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Dear Friends,

I was reading a fascinating article this morning on the use of Artificial Intelligence in synagogue life. The article, “Reviving Synagogue Communities Using Smart Technology,” suggests that “smart tech,” a phrase coined by the article’s authors Allison Fine and Beth Kanter in their book “The Smart Nonprofit,” can help synagogues clear the workload of emails, calls, etc., thereby leaving room for what matters most— relationship building.

As the authors put it,

“Walk into any synagogue back office and you will find a frantic game of whack-a-mole in which volunteers, clergy, and staff’s days are eaten up by answering endless emails and phone calls asking for help or information. Too often, the ‘real work’ of building stronger relationships and problem solving is done after hours.”

They point to Rabbi Danya Ruttenberg’s “Repentance Bot” as one example of Jewish life moving into this space. (The Repentance Bot uses Artificial Intelligence and responds to ‘fauxpologies’ [on Twitter] with encouragement to do better.”) I know! Crazy right?

While using Artificial Intelligence in synagogue life may seem like a bridge, or a silicon chip, too far, the article’s authors see it as an aid to the work already being done rather than a replacement. As they note,

“Synagogues understand that their fundamental purpose is to build community.”

And that,

“Incorporating smart tech into your organization is worthwhile because it can free clergy, staff, and volunteers from the time they currently spend on administrative tasks. In our book, we call this the ‘dividend of time,’ which can be used to build stronger relationships with members, share stories, and solve problems.”

As many of you know, I love technology. At the same time, I’m not sure how I feel about all of this. If the technology aids in deepening connection, it is valuable. But I fear it will often be misused, and become a replacement for the very contact and connection we seek in synagogue communal life.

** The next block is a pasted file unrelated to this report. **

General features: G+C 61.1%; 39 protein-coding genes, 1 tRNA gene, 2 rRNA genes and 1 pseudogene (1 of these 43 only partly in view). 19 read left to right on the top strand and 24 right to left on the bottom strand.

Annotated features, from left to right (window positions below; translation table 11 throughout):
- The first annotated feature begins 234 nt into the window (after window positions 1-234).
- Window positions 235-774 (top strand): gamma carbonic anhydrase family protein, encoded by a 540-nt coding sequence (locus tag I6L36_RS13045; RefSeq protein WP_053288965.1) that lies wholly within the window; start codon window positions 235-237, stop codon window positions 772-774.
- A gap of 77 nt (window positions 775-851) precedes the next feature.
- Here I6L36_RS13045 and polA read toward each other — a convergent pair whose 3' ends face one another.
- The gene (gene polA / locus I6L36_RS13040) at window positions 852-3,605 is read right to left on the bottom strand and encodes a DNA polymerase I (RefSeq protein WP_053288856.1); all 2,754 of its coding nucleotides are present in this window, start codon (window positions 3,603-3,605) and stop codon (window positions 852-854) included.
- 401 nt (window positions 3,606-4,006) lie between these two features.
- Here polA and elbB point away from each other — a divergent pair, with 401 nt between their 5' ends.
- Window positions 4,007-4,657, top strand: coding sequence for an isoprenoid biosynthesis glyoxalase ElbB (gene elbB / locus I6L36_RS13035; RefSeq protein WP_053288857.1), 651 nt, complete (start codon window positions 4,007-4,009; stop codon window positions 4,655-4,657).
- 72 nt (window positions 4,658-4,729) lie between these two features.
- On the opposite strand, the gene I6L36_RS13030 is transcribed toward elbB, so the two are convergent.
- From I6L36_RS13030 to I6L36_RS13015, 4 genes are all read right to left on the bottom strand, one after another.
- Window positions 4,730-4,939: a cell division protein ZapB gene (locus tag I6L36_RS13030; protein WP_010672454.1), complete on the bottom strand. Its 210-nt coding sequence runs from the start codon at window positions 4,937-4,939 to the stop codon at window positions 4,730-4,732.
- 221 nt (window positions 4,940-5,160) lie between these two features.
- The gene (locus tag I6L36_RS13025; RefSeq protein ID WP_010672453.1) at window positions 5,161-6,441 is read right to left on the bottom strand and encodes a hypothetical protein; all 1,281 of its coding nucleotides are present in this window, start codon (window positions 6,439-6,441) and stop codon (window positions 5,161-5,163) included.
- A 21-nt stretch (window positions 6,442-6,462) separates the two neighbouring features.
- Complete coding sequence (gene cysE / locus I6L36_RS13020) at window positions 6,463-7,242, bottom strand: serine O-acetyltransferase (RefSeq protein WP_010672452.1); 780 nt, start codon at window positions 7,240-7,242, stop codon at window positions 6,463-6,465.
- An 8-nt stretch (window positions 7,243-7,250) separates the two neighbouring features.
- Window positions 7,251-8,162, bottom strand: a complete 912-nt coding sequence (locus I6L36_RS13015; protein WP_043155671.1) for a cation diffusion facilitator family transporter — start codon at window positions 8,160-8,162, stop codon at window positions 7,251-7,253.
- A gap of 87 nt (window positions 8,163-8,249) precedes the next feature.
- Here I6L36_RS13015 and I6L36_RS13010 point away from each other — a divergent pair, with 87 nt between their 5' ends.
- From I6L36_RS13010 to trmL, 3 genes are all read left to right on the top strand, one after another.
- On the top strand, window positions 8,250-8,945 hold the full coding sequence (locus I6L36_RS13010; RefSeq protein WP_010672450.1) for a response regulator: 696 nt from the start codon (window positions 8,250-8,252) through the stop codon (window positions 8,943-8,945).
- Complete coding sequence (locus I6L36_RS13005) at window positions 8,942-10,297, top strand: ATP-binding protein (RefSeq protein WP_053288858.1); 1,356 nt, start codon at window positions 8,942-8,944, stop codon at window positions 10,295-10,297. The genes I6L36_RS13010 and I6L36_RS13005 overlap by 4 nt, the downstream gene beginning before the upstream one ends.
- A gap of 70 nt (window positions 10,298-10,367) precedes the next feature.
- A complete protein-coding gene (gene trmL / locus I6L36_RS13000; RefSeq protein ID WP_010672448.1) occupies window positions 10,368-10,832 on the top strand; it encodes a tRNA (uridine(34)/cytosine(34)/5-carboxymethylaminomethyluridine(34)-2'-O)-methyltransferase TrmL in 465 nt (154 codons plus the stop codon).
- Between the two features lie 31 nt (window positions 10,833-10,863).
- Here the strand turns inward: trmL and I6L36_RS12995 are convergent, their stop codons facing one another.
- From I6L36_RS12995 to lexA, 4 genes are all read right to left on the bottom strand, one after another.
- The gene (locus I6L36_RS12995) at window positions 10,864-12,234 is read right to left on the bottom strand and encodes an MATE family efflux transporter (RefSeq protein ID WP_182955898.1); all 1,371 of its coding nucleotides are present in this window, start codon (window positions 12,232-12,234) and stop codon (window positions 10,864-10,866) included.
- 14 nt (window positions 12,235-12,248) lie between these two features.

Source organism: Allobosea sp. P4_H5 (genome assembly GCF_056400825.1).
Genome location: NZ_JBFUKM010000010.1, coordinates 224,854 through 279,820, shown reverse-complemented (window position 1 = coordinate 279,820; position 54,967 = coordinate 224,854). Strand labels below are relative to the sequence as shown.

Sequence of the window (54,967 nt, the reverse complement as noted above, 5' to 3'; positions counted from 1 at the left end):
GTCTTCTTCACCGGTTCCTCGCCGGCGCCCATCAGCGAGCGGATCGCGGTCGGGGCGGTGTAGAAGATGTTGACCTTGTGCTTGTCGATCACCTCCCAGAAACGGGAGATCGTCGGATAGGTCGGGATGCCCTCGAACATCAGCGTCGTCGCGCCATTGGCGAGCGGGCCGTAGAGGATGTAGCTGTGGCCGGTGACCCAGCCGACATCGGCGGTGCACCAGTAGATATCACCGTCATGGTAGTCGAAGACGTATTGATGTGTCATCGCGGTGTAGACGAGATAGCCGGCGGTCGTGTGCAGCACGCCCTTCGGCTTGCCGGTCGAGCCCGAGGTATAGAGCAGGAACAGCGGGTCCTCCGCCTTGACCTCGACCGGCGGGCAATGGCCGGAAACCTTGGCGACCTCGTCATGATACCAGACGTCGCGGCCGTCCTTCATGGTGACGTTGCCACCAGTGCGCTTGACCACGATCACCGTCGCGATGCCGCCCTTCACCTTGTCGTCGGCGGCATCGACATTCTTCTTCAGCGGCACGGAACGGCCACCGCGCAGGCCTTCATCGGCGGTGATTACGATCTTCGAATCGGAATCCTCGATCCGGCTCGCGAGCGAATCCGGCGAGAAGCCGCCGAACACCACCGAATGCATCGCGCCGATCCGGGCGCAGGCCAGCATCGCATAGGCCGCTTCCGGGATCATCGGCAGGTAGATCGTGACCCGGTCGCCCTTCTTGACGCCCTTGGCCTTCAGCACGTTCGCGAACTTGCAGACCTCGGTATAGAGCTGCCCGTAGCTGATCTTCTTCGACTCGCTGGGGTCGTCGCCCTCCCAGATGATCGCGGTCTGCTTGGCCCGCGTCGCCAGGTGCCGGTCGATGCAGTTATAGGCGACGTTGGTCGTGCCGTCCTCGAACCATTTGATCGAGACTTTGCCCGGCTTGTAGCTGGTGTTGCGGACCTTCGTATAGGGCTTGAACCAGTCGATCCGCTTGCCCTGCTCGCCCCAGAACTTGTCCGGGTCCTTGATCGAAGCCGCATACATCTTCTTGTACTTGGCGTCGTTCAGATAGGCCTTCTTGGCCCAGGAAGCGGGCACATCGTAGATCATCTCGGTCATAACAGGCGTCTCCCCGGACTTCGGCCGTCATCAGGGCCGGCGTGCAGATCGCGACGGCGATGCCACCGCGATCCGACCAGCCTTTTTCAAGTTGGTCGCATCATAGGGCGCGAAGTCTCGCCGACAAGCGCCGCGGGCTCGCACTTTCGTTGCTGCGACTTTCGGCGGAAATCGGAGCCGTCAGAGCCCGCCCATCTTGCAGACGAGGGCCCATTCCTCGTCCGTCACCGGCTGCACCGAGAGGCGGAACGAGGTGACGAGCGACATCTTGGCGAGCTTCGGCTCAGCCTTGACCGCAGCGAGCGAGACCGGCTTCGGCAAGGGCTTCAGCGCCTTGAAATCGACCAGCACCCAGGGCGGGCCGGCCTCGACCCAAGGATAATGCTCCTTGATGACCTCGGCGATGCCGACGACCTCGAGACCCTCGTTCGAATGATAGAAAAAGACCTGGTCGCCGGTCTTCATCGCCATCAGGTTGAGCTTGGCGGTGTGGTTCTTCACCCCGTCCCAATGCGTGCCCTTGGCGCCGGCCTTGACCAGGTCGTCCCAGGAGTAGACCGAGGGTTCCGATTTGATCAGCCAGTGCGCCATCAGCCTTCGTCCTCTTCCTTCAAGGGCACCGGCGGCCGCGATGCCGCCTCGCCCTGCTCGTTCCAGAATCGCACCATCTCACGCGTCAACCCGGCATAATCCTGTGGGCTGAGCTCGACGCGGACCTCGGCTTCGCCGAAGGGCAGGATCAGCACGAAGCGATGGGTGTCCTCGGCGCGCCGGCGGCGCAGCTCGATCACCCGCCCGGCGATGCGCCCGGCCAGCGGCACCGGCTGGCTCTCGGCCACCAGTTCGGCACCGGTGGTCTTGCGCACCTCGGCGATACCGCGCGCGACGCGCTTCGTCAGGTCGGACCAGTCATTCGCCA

What struck me most about the article, however, was a line toward the end: “When used well, smart tech creates this opportunity.” Clearly the authors understand that the technology they are suggesting we embrace is merely a tool to free time and thereby facilitate deeper human connection. But the reality is, we don’t need to move into the tech space for this to be true. The wisdom of that sentence is also true if we remain rooted in an analog world.

For example, Shabbat is a weekly opportunity to reconnect with family and community.  Thus, “When used well, Shabbat creates this opportunity.”

Similarly, Yom Kippur is our annual opportunity to clear away some of the shmutz that may be creating a sense of distance with others or with God. Thus, “When used well, Yom Kippur creates this opportunity.”

But that is the point. Whether it is the age old traditions of Yom Kippur or the groundbreaking emergence of Artificial Intelligence, the goal remains the same. We seek to create connection with one another and with God and, together, work to build a world that better reflects God’s love. But we need to use the opportunities before us.

As we find ourselves halfway through the Ten Days of Repentance between Rosh Hashanah and Yom Kippur, I am reminded that we don’t need technology to connect. But we do need to make the effort.

Shabbat Shalom and Shana Tova,
​​​​​​​Rabbi Daniel Cohen

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The devastating impact of hurricane Ian on Florida’s west coast is just coming into focus. The need for relief aid will only grow in the days and weeks to come.

If you would like to help those who are helping on the ground, please consider making a donation to the Greater Miami Jewish Federation’s Emergency Relief Fund. One hundred percent of the funds collected will provide aid and critical support to those in need.